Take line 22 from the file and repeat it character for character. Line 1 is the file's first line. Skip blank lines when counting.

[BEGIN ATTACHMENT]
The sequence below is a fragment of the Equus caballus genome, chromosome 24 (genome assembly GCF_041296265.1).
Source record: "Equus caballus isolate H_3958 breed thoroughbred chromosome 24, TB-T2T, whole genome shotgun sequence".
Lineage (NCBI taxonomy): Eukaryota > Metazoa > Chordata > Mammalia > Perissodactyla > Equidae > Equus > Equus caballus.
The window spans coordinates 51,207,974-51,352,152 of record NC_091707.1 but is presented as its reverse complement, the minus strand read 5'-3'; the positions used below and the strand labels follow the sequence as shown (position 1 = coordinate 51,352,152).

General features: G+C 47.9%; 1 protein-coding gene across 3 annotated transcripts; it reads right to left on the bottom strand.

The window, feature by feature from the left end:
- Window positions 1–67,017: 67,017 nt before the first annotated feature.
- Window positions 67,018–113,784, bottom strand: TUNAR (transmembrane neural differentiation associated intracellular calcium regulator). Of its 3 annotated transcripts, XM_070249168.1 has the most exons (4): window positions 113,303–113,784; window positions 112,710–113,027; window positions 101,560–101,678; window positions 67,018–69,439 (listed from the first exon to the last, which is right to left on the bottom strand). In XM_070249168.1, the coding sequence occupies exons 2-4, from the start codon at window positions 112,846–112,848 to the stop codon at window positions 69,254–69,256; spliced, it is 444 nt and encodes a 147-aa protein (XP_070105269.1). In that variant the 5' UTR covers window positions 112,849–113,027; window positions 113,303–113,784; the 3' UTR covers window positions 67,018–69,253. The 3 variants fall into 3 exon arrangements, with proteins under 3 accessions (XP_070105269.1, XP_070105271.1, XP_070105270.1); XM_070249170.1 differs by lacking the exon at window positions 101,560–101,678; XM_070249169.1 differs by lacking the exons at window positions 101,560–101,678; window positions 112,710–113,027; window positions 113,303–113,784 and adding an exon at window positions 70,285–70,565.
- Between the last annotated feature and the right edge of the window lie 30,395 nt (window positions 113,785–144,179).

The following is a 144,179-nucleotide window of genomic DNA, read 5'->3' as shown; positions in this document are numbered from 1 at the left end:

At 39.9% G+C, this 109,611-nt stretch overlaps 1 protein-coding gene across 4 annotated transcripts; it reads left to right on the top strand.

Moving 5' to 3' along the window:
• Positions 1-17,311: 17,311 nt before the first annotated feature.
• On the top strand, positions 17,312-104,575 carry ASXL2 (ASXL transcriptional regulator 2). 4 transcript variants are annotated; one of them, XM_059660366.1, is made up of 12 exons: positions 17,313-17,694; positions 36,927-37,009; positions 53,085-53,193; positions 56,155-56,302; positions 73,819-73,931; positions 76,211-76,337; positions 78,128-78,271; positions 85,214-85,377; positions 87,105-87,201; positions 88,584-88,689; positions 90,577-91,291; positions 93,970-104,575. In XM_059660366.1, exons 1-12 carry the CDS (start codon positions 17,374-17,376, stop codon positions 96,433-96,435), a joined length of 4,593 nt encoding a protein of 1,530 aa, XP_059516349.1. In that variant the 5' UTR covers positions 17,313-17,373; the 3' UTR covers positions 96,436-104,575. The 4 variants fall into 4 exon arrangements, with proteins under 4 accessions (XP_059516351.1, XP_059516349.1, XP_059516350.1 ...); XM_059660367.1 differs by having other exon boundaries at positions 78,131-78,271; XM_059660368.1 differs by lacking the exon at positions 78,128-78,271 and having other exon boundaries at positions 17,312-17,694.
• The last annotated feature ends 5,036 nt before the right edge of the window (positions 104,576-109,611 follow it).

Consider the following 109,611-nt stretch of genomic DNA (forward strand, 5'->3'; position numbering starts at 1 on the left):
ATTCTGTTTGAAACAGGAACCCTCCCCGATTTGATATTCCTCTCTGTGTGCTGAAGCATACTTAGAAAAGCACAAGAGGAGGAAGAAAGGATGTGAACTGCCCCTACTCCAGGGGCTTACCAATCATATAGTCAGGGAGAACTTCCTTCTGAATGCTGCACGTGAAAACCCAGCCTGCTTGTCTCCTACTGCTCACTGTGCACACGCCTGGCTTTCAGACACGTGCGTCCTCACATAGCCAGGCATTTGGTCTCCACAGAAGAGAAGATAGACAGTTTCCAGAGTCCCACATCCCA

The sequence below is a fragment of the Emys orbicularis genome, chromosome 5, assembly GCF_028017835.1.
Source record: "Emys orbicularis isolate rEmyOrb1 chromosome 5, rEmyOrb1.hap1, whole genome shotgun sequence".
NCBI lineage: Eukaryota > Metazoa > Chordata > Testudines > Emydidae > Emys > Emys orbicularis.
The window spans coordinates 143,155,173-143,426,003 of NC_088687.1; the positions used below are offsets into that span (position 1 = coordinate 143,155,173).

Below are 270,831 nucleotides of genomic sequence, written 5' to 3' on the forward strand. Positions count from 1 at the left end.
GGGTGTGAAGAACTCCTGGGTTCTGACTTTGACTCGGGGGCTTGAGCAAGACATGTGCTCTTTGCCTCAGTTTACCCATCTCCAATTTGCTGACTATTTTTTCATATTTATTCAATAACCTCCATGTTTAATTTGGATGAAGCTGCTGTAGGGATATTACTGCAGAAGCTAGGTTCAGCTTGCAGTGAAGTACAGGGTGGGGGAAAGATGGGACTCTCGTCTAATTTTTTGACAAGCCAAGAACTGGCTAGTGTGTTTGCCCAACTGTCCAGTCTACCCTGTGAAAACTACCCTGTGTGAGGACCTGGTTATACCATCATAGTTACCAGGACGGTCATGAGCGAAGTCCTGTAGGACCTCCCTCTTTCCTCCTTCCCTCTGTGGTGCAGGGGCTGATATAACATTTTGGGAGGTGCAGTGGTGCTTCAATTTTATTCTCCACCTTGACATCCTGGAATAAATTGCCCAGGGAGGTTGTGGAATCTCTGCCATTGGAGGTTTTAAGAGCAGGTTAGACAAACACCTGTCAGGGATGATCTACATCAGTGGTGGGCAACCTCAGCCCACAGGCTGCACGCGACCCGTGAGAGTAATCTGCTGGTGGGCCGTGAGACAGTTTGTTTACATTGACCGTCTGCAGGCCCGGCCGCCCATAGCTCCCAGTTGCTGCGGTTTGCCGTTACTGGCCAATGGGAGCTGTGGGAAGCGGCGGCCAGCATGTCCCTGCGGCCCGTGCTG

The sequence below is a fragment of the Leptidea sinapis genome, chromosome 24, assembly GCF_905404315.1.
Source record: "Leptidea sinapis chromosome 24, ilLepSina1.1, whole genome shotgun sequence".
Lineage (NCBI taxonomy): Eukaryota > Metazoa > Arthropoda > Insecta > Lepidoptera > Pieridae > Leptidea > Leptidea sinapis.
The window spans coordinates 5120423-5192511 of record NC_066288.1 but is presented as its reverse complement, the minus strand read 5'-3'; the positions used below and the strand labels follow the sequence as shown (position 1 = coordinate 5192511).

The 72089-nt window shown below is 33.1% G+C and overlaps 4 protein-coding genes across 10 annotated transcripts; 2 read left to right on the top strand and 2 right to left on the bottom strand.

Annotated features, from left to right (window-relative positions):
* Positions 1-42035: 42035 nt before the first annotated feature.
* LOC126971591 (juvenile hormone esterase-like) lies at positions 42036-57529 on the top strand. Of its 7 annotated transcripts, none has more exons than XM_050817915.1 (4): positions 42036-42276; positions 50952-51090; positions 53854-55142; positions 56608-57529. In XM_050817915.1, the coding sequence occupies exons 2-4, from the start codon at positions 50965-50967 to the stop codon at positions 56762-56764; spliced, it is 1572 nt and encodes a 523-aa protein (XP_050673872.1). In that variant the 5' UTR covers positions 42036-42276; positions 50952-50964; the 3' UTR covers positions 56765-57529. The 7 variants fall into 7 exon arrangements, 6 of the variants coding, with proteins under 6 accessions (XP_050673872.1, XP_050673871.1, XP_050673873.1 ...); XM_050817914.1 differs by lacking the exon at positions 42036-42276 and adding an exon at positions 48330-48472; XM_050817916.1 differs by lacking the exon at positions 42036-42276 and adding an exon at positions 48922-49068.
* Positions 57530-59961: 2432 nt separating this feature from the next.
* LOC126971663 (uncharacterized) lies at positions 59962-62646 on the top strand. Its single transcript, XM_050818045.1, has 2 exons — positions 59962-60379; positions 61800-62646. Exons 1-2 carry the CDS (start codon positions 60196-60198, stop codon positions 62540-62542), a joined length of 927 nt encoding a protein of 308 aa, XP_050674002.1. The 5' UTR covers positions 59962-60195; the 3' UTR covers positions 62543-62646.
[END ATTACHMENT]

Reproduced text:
Below are 270,831 nucleotides of genomic sequence, written 5' to 3' on the forward strand. Positions count from 1 at the left end.